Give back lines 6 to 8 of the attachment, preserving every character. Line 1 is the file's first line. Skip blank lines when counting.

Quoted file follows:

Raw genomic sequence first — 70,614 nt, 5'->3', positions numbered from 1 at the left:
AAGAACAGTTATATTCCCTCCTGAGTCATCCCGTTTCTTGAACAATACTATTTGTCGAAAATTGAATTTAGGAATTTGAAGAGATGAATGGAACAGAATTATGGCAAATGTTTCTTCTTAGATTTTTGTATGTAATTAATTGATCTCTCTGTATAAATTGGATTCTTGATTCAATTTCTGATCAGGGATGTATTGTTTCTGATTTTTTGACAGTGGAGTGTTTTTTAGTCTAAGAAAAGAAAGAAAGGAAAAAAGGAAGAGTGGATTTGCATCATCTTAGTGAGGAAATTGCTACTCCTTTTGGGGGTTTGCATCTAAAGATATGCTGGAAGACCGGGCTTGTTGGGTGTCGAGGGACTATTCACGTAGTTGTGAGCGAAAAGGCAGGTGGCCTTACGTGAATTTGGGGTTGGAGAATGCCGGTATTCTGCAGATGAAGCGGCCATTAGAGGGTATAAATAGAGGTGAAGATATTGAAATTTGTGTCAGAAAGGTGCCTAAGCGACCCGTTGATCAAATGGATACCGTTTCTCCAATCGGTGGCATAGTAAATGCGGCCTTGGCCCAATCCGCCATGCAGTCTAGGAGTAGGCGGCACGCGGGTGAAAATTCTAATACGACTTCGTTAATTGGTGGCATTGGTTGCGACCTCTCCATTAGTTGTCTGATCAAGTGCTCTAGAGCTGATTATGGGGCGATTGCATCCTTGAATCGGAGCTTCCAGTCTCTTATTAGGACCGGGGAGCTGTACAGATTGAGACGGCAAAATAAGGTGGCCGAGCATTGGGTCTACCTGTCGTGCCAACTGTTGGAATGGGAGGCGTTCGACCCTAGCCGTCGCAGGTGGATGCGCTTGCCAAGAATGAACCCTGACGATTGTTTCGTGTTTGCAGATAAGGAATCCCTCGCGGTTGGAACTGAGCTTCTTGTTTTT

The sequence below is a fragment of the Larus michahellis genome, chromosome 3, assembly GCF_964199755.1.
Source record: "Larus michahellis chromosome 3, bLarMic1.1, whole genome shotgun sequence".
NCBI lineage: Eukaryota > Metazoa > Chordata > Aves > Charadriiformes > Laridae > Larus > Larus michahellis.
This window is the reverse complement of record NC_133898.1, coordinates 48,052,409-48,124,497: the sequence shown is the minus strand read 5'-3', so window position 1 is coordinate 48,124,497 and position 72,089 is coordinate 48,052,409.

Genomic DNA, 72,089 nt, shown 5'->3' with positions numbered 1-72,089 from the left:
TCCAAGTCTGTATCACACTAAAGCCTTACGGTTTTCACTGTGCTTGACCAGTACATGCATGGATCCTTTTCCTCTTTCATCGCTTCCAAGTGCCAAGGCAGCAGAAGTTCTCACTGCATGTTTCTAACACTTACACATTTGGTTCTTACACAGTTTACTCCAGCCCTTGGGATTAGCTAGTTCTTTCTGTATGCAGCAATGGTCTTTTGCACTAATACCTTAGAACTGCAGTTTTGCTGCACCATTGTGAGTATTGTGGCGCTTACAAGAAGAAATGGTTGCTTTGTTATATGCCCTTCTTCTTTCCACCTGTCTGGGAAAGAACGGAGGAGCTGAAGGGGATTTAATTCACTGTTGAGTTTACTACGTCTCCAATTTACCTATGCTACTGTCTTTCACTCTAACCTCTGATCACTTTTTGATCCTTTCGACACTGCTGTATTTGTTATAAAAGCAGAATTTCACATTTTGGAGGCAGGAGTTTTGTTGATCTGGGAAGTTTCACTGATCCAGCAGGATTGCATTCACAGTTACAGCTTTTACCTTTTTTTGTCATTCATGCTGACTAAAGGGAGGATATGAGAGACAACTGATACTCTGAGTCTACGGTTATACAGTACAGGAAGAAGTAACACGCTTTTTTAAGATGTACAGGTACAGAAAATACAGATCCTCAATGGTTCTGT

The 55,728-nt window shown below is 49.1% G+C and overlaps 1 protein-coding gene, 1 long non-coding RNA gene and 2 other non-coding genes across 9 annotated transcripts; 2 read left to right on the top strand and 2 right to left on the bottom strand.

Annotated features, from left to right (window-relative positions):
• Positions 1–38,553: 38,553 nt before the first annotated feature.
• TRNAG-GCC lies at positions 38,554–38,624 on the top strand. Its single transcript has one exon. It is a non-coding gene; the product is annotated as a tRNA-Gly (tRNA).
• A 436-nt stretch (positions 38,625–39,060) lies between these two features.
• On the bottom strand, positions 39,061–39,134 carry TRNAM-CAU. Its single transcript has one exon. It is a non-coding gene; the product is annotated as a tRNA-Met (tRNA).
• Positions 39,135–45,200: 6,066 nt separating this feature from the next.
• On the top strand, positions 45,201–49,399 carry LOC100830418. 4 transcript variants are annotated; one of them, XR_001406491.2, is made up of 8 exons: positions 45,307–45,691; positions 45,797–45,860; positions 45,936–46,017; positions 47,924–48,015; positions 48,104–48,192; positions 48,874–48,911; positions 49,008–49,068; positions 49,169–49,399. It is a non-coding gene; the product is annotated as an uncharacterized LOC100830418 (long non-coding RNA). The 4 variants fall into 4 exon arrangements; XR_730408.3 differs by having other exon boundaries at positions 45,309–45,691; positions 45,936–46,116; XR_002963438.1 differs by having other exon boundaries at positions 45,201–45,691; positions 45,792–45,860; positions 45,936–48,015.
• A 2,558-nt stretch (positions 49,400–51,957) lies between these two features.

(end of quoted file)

This window is the reverse complement of record NC_133898.1, coordinates 48,052,409-48,124,497: the sequence shown is the minus strand read 5'-3', so window position 1 is coordinate 48,124,497 and position 72,089 is coordinate 48,052,409.

Genomic DNA, 72,089 nt, shown 5'->3' with positions numbered 1-72,089 from the left:
TCCAAGTCTGTATCACACTAAAGCCTTACGGTTTTCACTGTGCTTGACCAGTACATGCATGGATCCTTTTCCTCTTTCATCGCTTCCAAGTGCCAAGGCAGCAGAAGTTCTCACTGCATGTTTCTAACACTTACACATTTGGTTCTTACACAGTTTACTCCAGCCCTTGGGATTAGCTAGTTCTTTCTGTATGCAGCAATGGTCTTTTGCACTAATACCTTAGAACTGCAGTTTTGCTGCACCATTGTGAGTATTGTGGCGCTTACAAGAAGAAATGGTTGCTTTGTTATATGCCCTTCTTCTTTCCACCTGTCTGGGAAAGAACGGAGGAGCTGAAGGGGATTTAATTCACTGTTGAGTTTACTACGTCTCCAATTTACCTATGCTACTGTCTTTCACTCTAACCTCTGATCACTTTTTGATCCTTTCGACACTGCTGTATTTGTTATAAAAGCAGAATTTCACATTTTGGAGGCAGGAGTTTTGTTGATCTGGGAAGTTTCACTGATCCAGCAGGATTGCATTCACAGTTACAGCTTTTACCTTTTTTTGTCATTCATGCTGACTAAAGGGAGGATATGAGAGACAACTGATACTCTGAGTCTACGGTTATACAGTACAGGAAGAAGTAACACGCTTTTTTAAGATGTACAGGTACAGAAAATACAGATCCTCAATGGTTCTGT